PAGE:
Tuesday, April 9, 2013

A Further Look at Portability

As we discussed last week, there are benefits to the concept of portability in estate planning. However, portability has several limitations.
  1. The unused Generation Skipping Tax (GST) Exemption of the spouse dying first is not portable and will be lost if not used. A client who wants to leave assets in trust for the benefit of future generations more remote than the first generation below the client’s will want to use a trust to take full advantage of the GST exemption.
  2. Assets passing outright to the surviving spouse likely are subject to the claims of creditors of the survivor, including any subsequent spouse in a divorce. Placing property in trust provide better protection from such claims.
  3. A trust provides independent management of the assets, protecting them from the unwise decisions of the beneficiaries. Even clients who believe that their spouse and children are competent managers may want to consider this benefit, because it avoids the potential adverse influence of unwise friends and in-laws.
  4. As discussed previously, to secure portability the surviving spouse must file an estate tax return, even if one otherwise would not be due, and that may increase the costs of administering the estate of the first-deceased spouse.
  5. The DSUE (Deceased Spousal Unused Exemption) amount is not indexed for inflation. Property passed via credit-shelter trust instead of relying on portability, may appreciate at a rate equal to or greater than inflation, allowing a greater amount of assets to pass free of estate tax when the surviving spouse dies.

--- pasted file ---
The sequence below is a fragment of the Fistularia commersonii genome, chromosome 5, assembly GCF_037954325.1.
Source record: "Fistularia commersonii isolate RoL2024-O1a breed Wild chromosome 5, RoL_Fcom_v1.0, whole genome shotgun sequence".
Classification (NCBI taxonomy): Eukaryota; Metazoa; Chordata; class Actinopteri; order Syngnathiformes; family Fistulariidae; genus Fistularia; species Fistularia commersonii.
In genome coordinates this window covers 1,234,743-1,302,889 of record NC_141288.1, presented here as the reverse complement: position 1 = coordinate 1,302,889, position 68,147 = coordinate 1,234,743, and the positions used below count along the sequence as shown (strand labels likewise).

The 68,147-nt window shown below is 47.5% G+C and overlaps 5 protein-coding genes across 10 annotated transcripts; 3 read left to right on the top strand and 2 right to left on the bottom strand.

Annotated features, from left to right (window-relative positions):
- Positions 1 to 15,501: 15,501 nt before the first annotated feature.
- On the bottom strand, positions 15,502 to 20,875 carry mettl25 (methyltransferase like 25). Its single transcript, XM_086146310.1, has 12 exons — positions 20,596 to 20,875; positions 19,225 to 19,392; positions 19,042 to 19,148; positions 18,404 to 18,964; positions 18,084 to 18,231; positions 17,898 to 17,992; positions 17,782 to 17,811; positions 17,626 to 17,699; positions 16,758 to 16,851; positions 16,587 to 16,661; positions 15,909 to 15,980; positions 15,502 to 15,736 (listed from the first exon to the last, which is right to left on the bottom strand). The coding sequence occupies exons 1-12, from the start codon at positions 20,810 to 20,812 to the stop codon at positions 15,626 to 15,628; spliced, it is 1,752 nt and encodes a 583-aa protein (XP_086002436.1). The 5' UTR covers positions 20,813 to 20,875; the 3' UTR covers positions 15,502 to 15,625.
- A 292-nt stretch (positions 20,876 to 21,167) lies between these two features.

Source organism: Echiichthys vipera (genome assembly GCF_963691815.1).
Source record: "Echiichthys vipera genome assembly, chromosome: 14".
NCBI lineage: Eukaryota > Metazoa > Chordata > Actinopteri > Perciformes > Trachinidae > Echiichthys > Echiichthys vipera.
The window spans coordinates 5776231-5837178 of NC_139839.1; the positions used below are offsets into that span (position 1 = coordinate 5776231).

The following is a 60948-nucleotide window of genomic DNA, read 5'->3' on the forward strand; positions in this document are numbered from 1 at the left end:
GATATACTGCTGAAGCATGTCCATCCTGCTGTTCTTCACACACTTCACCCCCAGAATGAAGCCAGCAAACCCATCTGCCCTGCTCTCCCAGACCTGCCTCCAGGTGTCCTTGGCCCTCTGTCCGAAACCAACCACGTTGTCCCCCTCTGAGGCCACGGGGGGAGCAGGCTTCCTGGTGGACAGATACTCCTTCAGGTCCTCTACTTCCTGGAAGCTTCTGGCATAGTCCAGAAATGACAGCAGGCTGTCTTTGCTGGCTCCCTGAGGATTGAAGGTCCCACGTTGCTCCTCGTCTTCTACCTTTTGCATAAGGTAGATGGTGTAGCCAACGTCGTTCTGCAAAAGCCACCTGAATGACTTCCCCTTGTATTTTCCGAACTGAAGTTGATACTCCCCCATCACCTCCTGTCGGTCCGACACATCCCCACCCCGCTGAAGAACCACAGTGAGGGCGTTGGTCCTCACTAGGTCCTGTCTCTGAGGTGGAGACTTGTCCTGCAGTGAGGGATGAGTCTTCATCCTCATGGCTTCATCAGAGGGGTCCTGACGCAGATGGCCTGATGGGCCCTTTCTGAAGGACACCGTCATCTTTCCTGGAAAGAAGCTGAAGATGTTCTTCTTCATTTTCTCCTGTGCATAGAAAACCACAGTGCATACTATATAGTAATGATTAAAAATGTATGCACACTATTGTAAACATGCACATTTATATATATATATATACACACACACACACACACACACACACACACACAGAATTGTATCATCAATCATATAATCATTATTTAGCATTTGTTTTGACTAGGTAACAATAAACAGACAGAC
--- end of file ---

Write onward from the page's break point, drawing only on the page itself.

When counseling married couples who expect their combined wealth to fall well below the combined sum of two estate tax exemptions it may take several conversations to reach a decision about whether to use a credit-shelter trust or to rely on portability. In this situation, one option some may choose is to leave the entire estate to the surviving spouse but provide that to the extent the survivor disclaims the bequest, it will pass into a credit-shelter trust for the surviving spouse and, perhaps, for the couple's descendants.        Disclaimer planning that arguably does not save taxes may be a tough decision for a surviving spouse. Counting on the surviving spouse to disclaim in this situation and give up control of the assets may prove foolish.  In client discussions, consideration must be given to the benefits of a basis step-up on the second death.
Most Wills for married couples should now address the question of whether the executor should be required to elect portability, or be given discretion to elect portability. The document should reflect who should pay for the cost of the estate tax return, if it is filed solely to elect portability.  A married taxpayer who plans to use portability should direct his or her executor in his or her Will to file an estate tax return and make the election. Otherwise, the executor may decide not to incur the cost of filing the return
Portability also may become an important discussion for a provision in a prenuptial or postnuptial agreement, to ensure that the surviving spouse is required to use portability to minimize estate taxes on the first death, maximizing estate tax savings on the second death.
As with all estate planning options, the use of portability should be carefully reviewed with clients to make sure that the client takes into account not only estate tax savings, but also their own needs and desires. 

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